How do you determine when it’s time to take a different direction on something that’s not working?

Carrie Singer BW

If you’re constantly avoiding working on a certain project or your passion and patience for the topic are gone, it’s best to use your time and talents elsewhere. Delegate if you can, and re-evaluate the status every 30 days until you have enough data to make an informed decision.

— Carrie Singer, Psy.D., CEO of Quince Orchard Psychotherapy

Oren BW 2

Get clear on what’s not working. Is it the wrong strategy or just poor execution? More often than not, it’s the latter. So, it’s not a matter of changing course—it’s about figuring out what’s holding you back from executing on your vision.

— Oren Zaslansky, CEO of Flock Freight

Colleen BW

I think the biggest hurdle some of us have to get over is our belief that there is only one way to solve a problem. Progress and innovation are very seldom linear paths. Once I am able to realize that changing direction does not mean that I am changing the goal, but just taking a different strategy or approach to get there, I find it much easier to shift.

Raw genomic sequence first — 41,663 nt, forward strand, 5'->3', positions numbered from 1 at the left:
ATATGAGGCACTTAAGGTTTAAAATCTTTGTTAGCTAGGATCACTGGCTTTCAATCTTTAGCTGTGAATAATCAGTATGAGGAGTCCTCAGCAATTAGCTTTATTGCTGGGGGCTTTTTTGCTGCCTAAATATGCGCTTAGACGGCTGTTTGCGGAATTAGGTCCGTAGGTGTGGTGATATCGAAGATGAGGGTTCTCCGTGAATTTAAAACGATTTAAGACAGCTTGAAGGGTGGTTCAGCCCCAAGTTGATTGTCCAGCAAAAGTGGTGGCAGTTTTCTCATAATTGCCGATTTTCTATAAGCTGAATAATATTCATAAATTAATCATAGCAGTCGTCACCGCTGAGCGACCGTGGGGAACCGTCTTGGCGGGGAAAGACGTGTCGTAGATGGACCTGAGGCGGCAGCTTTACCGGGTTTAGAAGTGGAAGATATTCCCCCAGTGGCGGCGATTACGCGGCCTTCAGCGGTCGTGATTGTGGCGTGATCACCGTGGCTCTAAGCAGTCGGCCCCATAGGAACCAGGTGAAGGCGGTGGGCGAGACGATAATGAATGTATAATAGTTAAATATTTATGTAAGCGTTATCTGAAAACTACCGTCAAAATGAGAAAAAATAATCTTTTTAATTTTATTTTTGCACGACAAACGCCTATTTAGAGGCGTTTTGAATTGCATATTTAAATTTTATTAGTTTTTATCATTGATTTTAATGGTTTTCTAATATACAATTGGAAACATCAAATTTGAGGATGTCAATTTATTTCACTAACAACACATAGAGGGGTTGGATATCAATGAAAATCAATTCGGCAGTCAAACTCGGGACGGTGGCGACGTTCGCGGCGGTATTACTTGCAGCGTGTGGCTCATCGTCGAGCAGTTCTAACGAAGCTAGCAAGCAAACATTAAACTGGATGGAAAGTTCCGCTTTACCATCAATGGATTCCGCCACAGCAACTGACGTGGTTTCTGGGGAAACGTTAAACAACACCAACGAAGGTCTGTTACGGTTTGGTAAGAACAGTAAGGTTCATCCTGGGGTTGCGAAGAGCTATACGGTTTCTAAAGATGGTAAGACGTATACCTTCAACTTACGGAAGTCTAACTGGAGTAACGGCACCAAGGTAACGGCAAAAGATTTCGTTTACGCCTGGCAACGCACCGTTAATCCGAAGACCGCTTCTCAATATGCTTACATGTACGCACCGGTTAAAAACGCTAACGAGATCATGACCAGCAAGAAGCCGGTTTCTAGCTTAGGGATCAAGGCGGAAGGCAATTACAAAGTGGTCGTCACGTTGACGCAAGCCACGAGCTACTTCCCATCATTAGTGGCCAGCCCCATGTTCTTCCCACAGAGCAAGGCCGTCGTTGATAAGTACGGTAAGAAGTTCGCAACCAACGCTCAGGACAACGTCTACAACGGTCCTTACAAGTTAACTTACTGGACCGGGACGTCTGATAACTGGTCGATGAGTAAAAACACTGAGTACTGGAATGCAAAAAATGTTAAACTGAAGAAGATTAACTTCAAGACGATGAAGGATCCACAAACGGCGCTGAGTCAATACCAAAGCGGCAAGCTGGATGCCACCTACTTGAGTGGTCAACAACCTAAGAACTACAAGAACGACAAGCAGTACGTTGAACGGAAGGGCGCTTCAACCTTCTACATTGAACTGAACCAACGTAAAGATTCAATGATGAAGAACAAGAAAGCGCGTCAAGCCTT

— Colleen Lambros, CMO at Parcel Pending

Carisa Miklusak Headshot1 BW

Data doesn’t lie. It’s hard sometimes when you believe in something, and have a track record of success, to realize that it’s time to try something different. If your gut is telling you that you should be considering moving in a different direction, take a hard look at your bottom line results and data. What does it tell you? Are you improving? Or, despite effort, are results stagnant? Your answer lies here.

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—Carisa Miklusak, CEO of tilr

This article originally appeared in the November/December 2019 issue of SUCCESS magazine.Photo by turgaygundogdu / Shutterstock

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